COVID-19 metrics are falling, but vaccine in short supply
by Steven Felschundneff | firstname.lastname@example.org
Los Angeles County residents continue to receive good news about the local outbreak of the coronavirus as new cases, deaths and hospitalizations fall.
As of February 9, the seven-day average of daily cases in Los Angeles County was 2,230, a decline of 85 percent from its peak in early January when it hovered around 15,000. The seven-day average number of daily deaths is also falling sharply. After peaking at 229 on January 10, the average on February 9 was down significantly to 91 deaths per day. However, that is still too high a number of people succumbing to this virus every day.
The three-day average daily hospitalizations peaked on January 8 at 8,000 but as of February 14, was down to 3,100—a 61 percent decline. There are 2,855 people with COVID-19 currently hospitalized and 31 percent in the ICU.
“These decreases are meaningful, and they are good news, but the numbers remain much higher than the numbers we saw in the autumn,” public health officials said in a statement.
On Wednesday, the Los Angeles County Department of Public Health reported 162 deaths and 2,394 new infections. Since the beginning of the pandemic public health has reported 1,171,664 cumulative cases of COVID-19 and 19,368 deaths. The Washington Post reported on Thursday that average life expectancy in the United States decreased by one year in the first half of 2020 due to COVID-19 deaths.
The county is now reporting 2,202 cumulative cases in Claremont, 42 new infections in the last week. One additional Claremont resident has died, bringing the total to 50. The recent institutional outbreak at Country Villa Claremont Healthcare Center now has infected 26 staff members, 15 residents and, unfortunately, five people have died.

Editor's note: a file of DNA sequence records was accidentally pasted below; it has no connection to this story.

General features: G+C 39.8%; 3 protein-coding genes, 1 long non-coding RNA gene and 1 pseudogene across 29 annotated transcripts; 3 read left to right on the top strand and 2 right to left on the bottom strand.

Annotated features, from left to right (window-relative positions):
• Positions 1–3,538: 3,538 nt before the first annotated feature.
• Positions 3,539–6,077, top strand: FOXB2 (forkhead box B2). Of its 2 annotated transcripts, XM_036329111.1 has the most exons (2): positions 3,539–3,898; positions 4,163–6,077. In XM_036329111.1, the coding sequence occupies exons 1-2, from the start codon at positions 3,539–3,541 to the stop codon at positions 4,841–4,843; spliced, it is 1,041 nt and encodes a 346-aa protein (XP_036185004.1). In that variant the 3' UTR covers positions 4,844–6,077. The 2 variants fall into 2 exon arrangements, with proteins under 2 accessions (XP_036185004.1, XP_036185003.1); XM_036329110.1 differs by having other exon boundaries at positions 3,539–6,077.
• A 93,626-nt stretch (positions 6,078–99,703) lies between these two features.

On Wednesday the county confirmed four new cases of the COVID-19 variant B.1.1.7., first identified in the United Kingdom, for a total of 12 cases in Los Angeles County. Because this variant and others are more infectious, health officials advise residents to take extra caution, remain at home when possible, practice social distancing, and are now advising wearing two masks.
Even though the supply of the coronavirus vaccine remains in critically short supply, public health announced this week that 1,541,000 doses have been administered across the county, including 399,642 people who have received their second dose. This means that 5.1 percent of the population 16 and older have been fully vaccinated, while 39 percent of residents 65 and over have received one dose.
There are 391 vaccination sites in L.A. County including large capacity facilities such as the Pomona Fairplex and Dodger Stadium. The county has the room for 500,000 appointment slots this week, but with only 211,000 doses to distribute, so less than half of the potential capacity.
“As Public Health prepares to open up eligibility for the vaccine to three additional sectors starting on March 1—education and childcare, food and agriculture, and first responders and law enforcement—the county is working with partners to address challenges in vaccinating the more than 1.8 million workers that will be eligible for vaccine,” health officials said.